"The sharpness of the command, ‘Stand up and warn!’ marks the transition from being informed, a nabi – a prophet to whom the reality of the hereafter has been made certain – to being burdened with a commission, a rasul, a messenger who must convey that reality and all its diverse impacts on individual and collective transactions, and on the inward and outward disposition of human beings to their Creator. These are matters that we know from sound, authenticated tradition. We know therefore the sabab, the situation, to which certain verses are connected. What then? The situation is the anchor-point, the secure reference, from which meaning opens out. Nobody has ever pretended that, since we can never be in that same situation again, the associated verses do not apply to any other. On the contrary, we all know perfectly well that this surah and the whole Qur’an are proclaimed to us, and so we are informed. It remains for us to show that we do not sit wrapped up in this state of being informed, but carry it into our lives and of those nearest us, as God’s Messenger did, with conviction as to its urgency and its universality. It is obvious that the sabab does not limit the way we explain and understand the verses connected to it; it only anchors our tafsir, so that we do not wander off and get lost in our search for meanings." - Shaykh Dr Mohammad Akram Nadwi (From his notes for Surah Al-Muddaththir)
Surah Al-Muddaththir is a surah which had a great impact in the life of Prophet Muhammad (SAW) and hence it should be so in the life of every believer. Therefore, an opportunity to study this surah in depth with a scholar of the calibre of Shaykh Dr Mohammad Akram Nadwi is truly a blessing from Allah (SWT). In addition to an explanation of this surah, tomorrow's seminar will also address some important guidelines for understanding the Qur'an that many are unaware of.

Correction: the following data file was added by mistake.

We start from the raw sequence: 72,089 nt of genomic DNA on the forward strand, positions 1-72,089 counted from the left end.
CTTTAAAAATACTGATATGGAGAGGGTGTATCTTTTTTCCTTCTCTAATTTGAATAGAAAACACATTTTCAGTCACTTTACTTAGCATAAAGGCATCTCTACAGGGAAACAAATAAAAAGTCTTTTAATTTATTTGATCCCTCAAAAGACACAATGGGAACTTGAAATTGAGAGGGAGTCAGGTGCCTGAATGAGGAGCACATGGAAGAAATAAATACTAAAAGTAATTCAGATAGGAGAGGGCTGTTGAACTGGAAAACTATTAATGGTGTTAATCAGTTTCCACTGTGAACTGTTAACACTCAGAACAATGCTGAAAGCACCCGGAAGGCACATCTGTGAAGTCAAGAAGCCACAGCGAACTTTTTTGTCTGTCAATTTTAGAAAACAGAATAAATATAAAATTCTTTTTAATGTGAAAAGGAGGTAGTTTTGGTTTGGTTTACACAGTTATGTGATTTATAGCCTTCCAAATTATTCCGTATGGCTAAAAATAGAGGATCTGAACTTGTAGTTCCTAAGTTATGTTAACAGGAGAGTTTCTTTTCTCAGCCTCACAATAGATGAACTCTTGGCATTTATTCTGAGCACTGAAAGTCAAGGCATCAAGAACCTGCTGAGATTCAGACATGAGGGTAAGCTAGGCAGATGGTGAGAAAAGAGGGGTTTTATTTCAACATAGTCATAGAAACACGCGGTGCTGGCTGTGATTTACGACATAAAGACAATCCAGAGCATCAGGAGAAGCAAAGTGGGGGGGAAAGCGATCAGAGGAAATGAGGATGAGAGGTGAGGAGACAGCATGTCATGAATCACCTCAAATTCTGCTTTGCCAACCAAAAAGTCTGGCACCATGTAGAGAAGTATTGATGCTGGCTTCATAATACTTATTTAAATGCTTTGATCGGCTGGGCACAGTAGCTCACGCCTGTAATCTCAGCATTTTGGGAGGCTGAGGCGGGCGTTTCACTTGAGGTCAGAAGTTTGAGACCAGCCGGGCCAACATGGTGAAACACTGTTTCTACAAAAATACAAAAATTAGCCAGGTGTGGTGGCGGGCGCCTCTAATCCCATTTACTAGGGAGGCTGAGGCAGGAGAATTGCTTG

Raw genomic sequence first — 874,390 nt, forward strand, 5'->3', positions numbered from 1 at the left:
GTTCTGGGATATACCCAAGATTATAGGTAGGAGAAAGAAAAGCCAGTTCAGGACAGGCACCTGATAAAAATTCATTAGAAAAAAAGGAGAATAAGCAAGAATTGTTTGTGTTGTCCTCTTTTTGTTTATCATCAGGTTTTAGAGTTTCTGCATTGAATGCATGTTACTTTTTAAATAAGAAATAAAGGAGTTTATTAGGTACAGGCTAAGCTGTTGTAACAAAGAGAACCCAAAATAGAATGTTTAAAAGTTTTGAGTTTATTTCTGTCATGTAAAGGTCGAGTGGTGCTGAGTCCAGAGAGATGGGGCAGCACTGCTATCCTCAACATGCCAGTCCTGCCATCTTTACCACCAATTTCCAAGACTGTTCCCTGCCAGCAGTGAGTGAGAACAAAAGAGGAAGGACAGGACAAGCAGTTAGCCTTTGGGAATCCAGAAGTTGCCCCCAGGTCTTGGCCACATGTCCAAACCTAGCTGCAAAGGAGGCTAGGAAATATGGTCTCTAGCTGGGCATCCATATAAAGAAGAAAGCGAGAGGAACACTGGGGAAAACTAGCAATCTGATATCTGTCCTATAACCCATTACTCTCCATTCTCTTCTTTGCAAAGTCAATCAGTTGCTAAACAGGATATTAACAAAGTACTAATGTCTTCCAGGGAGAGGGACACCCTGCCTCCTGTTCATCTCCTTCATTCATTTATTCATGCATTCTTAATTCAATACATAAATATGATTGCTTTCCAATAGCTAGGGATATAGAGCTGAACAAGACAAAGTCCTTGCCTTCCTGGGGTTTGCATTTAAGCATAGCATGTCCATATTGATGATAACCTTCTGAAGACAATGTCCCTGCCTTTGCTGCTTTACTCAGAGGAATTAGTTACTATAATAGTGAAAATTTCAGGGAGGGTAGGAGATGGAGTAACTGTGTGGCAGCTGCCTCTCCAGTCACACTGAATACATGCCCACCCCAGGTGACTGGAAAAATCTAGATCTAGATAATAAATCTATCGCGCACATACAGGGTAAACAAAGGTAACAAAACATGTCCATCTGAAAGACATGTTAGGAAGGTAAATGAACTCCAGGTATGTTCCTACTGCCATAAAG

"In my lecture I will go through the surah verse by verse. In these notes I go over, in relation to this surah, five general matters that often come up when we are trying to understand the Qur’an, and perhaps learn something of how these matters are connected. A: What is the relevance of reports going back to the Companions that inform us about the situation in connection with which certain verses were revealed? B: Reliable Prophetic hadiths and/or Companion reports teach us the tafsir (the explanation) of many verses and passages of the Qur’an. How can we benefit from them? C: What is the relevance of the sheer force of speech, the sheer literary power, of the Qur’an? D: How are we to deal with words and expressions in the Qur’an which the Qur’an itself tells us will strengthen belief in some people and strengthen unbelief in other people? E: The Qur’an says, in several places in different ways, that it is sent down for those who practise taqwa, for example, hudan li-l-muttaqin guidance for those who practise taqwa. Guidance for those who fear the Fire and hope for the Garden. But what about those who do not, what about unbelievers and misbelievers?" - Shaykh Dr Mohammad Akram Nadwi (From his notes for Surah Al-Muddaththir)